At this stage, the decisions began to get tougher. None of her three potential employers could meet all her criteria. Only two had an emphasis on outpatient care, only two provided more opportunity to practice her specialty in epilepsy, and only two were directly in the geographic region she had drawn for herself. “This is where the decisions started to get tough,” she says. “I didn’t want to move too far away from my ideal region, and I didn’t want to give up epilepsy from the final equation.” Complicating the situation, one of the options was in a small private clinic with one other neurologist as a partner. Since working for herself is one of Dr. Soni’s longterm goals—and the practice was ideally situated—she was very tempted by this opportunity.
In the end, she had to acknowledge that no one position would meet all her criteria, so she shifted her decision-making to this question: Which criteria was she willing to take out of the equation? Ultimately, she let go of the location as a decision point and chose a position that would fulfill her professional goals while situating her in bucolic Fredericksburg, Virginia—about 30 miles outside the farthest edge of the radius she had drawn. In August, after completing her fellowship training, Soni will be an outpatient neurologist at Mary Washington Health, joining another neurologist in doing the hospital follow-ups and seeing new patients in a clinic setting. She’ll also be involved in doing epilepsy monitoring, on the inpatient side. It’s a choice she’s very happy to have made.
“I really feel like it’s the perfect position,” she says. “With the smaller practice, I wouldn’t have had as many people to learn from, but here there are five neurologists on the team. The energy was great with them and they helped me with the concerns I had about the location. They were thinking about me as a person and I appreciated that.”
Having made her decision, managing the contract was the only detail left in the process. “One thing I was concerned about was signing too early,” she notes, “because I didn’t want to find out later there was something better. But one of my instructors told me, ‘Remember, you can always change later. Whatever decision you make, it won’t be wrong but it if it is, you can find a way to move on from there.’ That was helpful to keep in mind for me.”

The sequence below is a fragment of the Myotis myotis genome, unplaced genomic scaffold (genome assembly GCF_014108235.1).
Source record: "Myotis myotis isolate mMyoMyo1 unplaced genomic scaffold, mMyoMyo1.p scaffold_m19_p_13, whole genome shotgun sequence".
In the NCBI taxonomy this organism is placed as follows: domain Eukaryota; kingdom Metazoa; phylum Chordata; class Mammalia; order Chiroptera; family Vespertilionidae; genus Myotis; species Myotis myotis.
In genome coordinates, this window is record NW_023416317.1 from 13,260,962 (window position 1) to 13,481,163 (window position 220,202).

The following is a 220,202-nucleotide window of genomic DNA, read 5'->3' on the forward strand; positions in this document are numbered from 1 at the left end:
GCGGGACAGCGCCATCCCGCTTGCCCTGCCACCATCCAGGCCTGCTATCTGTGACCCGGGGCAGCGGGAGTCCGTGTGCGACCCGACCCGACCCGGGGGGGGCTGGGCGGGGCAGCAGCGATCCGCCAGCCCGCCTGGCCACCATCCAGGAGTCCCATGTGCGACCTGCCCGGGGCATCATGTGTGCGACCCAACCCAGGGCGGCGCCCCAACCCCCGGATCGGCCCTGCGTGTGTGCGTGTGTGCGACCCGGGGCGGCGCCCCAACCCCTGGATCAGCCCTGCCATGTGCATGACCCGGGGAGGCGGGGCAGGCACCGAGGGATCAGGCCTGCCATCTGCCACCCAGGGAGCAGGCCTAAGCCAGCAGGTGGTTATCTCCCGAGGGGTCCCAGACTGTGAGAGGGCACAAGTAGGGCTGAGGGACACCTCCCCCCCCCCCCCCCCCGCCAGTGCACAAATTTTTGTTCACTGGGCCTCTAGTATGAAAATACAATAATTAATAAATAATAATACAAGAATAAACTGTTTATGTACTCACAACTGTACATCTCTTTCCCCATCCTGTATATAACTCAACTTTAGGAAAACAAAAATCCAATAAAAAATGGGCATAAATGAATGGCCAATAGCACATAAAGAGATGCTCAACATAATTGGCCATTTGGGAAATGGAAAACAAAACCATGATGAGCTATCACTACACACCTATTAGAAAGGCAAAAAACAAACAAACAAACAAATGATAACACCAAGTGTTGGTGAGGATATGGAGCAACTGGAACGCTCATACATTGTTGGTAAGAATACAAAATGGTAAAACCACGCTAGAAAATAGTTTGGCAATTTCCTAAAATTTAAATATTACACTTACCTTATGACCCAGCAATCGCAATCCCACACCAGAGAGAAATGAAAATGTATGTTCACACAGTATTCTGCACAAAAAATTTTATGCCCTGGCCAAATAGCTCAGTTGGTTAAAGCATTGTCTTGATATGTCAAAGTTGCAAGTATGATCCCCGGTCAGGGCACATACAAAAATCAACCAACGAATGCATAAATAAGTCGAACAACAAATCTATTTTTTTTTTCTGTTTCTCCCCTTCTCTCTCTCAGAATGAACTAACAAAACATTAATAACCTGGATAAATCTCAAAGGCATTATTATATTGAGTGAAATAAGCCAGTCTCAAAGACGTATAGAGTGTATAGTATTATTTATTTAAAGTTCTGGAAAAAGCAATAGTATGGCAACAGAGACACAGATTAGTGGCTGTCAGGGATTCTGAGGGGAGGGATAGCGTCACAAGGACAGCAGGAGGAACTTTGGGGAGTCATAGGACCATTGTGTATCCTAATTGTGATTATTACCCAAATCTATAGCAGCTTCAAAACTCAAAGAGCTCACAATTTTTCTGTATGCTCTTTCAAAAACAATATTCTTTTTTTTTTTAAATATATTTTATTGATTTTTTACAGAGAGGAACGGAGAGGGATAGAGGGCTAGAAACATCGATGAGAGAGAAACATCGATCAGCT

Soni signed her contract in December and, because the job matched what she’d been looking for, she didn’t find much that needed to be changed. Even so, she followed the advice she had always heard, to go through the contract “with a fine-tooth comb.”
Having successfully completed her search, Soni reports that it’s a relief now to focus attention on her fellowship duties without the added stress of scheduling meetings with potential employers across the country. With that in mind, she has some advice for others who may be planning a search for their first job out of training:
First, decide whether to focus on academic or non-academic positions. If academic careers are your pathway, you might benefit from a looser concept of geographic territory. But if you’re planning to follow a non-academic route, it’s more important to more narrowly define the region. That allows you to schedule interviews with multiple employers in the same trip, which is an important trick for streamlining the process. As Soni notes, “To be traveling to three or four states while I was in training would have been almost impossible.”
And finally, don’t feel too stressed about the choices you make. “At the end of the day,” she says, “you’re never stuck. I wouldn’t worry too much about making the wrong decision. Put the legwork in and then just have some faith.”